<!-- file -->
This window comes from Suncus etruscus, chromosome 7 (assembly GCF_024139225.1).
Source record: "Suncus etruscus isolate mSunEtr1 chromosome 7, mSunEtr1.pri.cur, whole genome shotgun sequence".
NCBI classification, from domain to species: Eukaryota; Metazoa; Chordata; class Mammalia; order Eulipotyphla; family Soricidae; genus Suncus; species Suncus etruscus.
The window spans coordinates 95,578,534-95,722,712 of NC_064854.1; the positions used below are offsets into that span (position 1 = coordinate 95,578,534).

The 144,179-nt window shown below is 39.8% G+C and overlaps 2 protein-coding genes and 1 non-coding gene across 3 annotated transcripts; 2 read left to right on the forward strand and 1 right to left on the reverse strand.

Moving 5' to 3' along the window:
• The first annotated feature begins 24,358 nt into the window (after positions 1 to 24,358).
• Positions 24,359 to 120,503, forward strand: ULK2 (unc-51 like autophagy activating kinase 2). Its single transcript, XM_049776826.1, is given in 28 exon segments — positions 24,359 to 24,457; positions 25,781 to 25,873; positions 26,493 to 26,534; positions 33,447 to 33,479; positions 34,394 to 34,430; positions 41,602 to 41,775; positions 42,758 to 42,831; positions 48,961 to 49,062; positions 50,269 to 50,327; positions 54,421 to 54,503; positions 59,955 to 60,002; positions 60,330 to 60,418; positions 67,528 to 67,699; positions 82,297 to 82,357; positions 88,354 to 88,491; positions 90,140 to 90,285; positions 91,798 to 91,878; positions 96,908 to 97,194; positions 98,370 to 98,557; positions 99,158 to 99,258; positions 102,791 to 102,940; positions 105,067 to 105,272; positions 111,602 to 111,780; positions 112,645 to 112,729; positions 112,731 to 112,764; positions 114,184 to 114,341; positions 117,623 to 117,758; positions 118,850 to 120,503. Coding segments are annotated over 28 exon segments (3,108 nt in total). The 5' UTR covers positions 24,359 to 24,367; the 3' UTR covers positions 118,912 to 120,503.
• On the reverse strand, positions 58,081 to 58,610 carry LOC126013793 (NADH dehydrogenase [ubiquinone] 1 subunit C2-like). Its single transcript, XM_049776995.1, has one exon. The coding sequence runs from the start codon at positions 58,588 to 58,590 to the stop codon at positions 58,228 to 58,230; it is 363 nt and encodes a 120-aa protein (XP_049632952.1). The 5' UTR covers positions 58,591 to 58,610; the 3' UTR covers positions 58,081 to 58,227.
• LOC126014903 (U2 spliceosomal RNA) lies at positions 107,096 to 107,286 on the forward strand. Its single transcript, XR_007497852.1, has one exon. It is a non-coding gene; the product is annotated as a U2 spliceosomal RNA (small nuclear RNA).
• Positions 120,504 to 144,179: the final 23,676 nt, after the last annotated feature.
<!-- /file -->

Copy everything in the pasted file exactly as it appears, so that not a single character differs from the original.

This window comes from Suncus etruscus, chromosome 7 (assembly GCF_024139225.1).
Source record: "Suncus etruscus isolate mSunEtr1 chromosome 7, mSunEtr1.pri.cur, whole genome shotgun sequence".
NCBI classification, from domain to species: Eukaryota; Metazoa; Chordata; class Mammalia; order Eulipotyphla; family Soricidae; genus Suncus; species Suncus etruscus.
The window spans coordinates 95,578,534-95,722,712 of NC_064854.1; the positions used below are offsets into that span (position 1 = coordinate 95,578,534).

The 144,179-nt window shown below is 39.8% G+C and overlaps 2 protein-coding genes and 1 non-coding gene across 3 annotated transcripts; 2 read left to right on the forward strand and 1 right to left on the reverse strand.

Moving 5' to 3' along the window:
• The first annotated feature begins 24,358 nt into the window (after positions 1 to 24,358).
• Positions 24,359 to 120,503, forward strand: ULK2 (unc-51 like autophagy activating kinase 2). Its single transcript, XM_049776826.1, is given in 28 exon segments — positions 24,359 to 24,457; positions 25,781 to 25,873; positions 26,493 to 26,534; positions 33,447 to 33,479; positions 34,394 to 34,430; positions 41,602 to 41,775; positions 42,758 to 42,831; positions 48,961 to 49,062; positions 50,269 to 50,327; positions 54,421 to 54,503; positions 59,955 to 60,002; positions 60,330 to 60,418; positions 67,528 to 67,699; positions 82,297 to 82,357; positions 88,354 to 88,491; positions 90,140 to 90,285; positions 91,798 to 91,878; positions 96,908 to 97,194; positions 98,370 to 98,557; positions 99,158 to 99,258; positions 102,791 to 102,940; positions 105,067 to 105,272; positions 111,602 to 111,780; positions 112,645 to 112,729; positions 112,731 to 112,764; positions 114,184 to 114,341; positions 117,623 to 117,758; positions 118,850 to 120,503. Coding segments are annotated over 28 exon segments (3,108 nt in total). The 5' UTR covers positions 24,359 to 24,367; the 3' UTR covers positions 118,912 to 120,503.
• On the reverse strand, positions 58,081 to 58,610 carry LOC126013793 (NADH dehydrogenase [ubiquinone] 1 subunit C2-like). Its single transcript, XM_049776995.1, has one exon. The coding sequence runs from the start codon at positions 58,588 to 58,590 to the stop codon at positions 58,228 to 58,230; it is 363 nt and encodes a 120-aa protein (XP_049632952.1). The 5' UTR covers positions 58,591 to 58,610; the 3' UTR covers positions 58,081 to 58,227.
• LOC126014903 (U2 spliceosomal RNA) lies at positions 107,096 to 107,286 on the forward strand. Its single transcript, XR_007497852.1, has one exon. It is a non-coding gene; the product is annotated as a U2 spliceosomal RNA (small nuclear RNA).
• Positions 120,504 to 144,179: the final 23,676 nt, after the last annotated feature.